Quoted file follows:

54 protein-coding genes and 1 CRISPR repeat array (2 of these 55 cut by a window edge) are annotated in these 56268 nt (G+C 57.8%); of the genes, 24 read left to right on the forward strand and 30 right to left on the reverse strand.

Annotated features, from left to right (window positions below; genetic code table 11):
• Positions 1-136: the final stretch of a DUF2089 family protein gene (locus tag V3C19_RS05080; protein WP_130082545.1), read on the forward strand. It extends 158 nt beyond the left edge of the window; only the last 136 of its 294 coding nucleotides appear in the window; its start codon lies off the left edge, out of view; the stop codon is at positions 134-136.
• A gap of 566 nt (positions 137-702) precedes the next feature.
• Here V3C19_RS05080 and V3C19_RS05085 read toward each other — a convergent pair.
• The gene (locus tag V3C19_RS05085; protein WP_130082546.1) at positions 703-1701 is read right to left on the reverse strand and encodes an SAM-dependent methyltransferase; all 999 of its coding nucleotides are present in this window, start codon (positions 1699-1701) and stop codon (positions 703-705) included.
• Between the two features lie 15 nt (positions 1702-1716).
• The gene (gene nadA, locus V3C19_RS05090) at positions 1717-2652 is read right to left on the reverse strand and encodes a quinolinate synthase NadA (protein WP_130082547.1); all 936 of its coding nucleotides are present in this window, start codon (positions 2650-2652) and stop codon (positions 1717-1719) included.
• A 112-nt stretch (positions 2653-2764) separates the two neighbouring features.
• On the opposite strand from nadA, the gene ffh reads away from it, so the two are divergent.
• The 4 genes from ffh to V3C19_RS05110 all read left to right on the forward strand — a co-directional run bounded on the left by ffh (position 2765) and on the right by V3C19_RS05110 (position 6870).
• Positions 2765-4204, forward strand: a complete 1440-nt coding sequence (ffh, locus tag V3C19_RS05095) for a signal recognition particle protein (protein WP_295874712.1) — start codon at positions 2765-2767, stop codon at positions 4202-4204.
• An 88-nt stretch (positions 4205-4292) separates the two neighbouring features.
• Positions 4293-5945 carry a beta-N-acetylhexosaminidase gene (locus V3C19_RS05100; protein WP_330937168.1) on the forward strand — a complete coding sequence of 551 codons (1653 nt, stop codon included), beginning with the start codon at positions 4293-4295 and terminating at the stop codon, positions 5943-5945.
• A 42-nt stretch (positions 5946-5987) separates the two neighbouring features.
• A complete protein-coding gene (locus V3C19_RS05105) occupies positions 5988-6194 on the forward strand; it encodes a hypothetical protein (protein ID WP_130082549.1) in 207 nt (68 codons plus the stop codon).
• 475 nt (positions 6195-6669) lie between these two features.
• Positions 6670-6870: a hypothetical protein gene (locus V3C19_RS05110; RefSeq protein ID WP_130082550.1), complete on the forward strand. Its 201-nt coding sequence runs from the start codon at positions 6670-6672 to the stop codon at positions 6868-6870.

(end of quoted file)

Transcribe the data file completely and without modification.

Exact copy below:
54 protein-coding genes and 1 CRISPR repeat array (2 of these 55 cut by a window edge) are annotated in these 56268 nt (G+C 57.8%); of the genes, 24 read left to right on the forward strand and 30 right to left on the reverse strand.

Annotated features, from left to right (window positions below; genetic code table 11):
• Positions 1-136: the final stretch of a DUF2089 family protein gene (locus tag V3C19_RS05080; protein WP_130082545.1), read on the forward strand. It extends 158 nt beyond the left edge of the window; only the last 136 of its 294 coding nucleotides appear in the window; its start codon lies off the left edge, out of view; the stop codon is at positions 134-136.
• A gap of 566 nt (positions 137-702) precedes the next feature.
• Here V3C19_RS05080 and V3C19_RS05085 read toward each other — a convergent pair.
• The gene (locus tag V3C19_RS05085; protein WP_130082546.1) at positions 703-1701 is read right to left on the reverse strand and encodes an SAM-dependent methyltransferase; all 999 of its coding nucleotides are present in this window, start codon (positions 1699-1701) and stop codon (positions 703-705) included.
• Between the two features lie 15 nt (positions 1702-1716).
• The gene (gene nadA, locus V3C19_RS05090) at positions 1717-2652 is read right to left on the reverse strand and encodes a quinolinate synthase NadA (protein WP_130082547.1); all 936 of its coding nucleotides are present in this window, start codon (positions 2650-2652) and stop codon (positions 1717-1719) included.
• A 112-nt stretch (positions 2653-2764) separates the two neighbouring features.
• On the opposite strand from nadA, the gene ffh reads away from it, so the two are divergent.
• The 4 genes from ffh to V3C19_RS05110 all read left to right on the forward strand — a co-directional run bounded on the left by ffh (position 2765) and on the right by V3C19_RS05110 (position 6870).
• Positions 2765-4204, forward strand: a complete 1440-nt coding sequence (ffh, locus tag V3C19_RS05095) for a signal recognition particle protein (protein WP_295874712.1) — start codon at positions 2765-2767, stop codon at positions 4202-4204.
• An 88-nt stretch (positions 4205-4292) separates the two neighbouring features.
• Positions 4293-5945 carry a beta-N-acetylhexosaminidase gene (locus V3C19_RS05100; protein WP_330937168.1) on the forward strand — a complete coding sequence of 551 codons (1653 nt, stop codon included), beginning with the start codon at positions 4293-4295 and terminating at the stop codon, positions 5943-5945.
• A 42-nt stretch (positions 5946-5987) separates the two neighbouring features.
• A complete protein-coding gene (locus V3C19_RS05105) occupies positions 5988-6194 on the forward strand; it encodes a hypothetical protein (protein ID WP_130082549.1) in 207 nt (68 codons plus the stop codon).
• 475 nt (positions 6195-6669) lie between these two features.
• Positions 6670-6870: a hypothetical protein gene (locus V3C19_RS05110; RefSeq protein ID WP_130082550.1), complete on the forward strand. Its 201-nt coding sequence runs from the start codon at positions 6670-6672 to the stop codon at positions 6868-6870.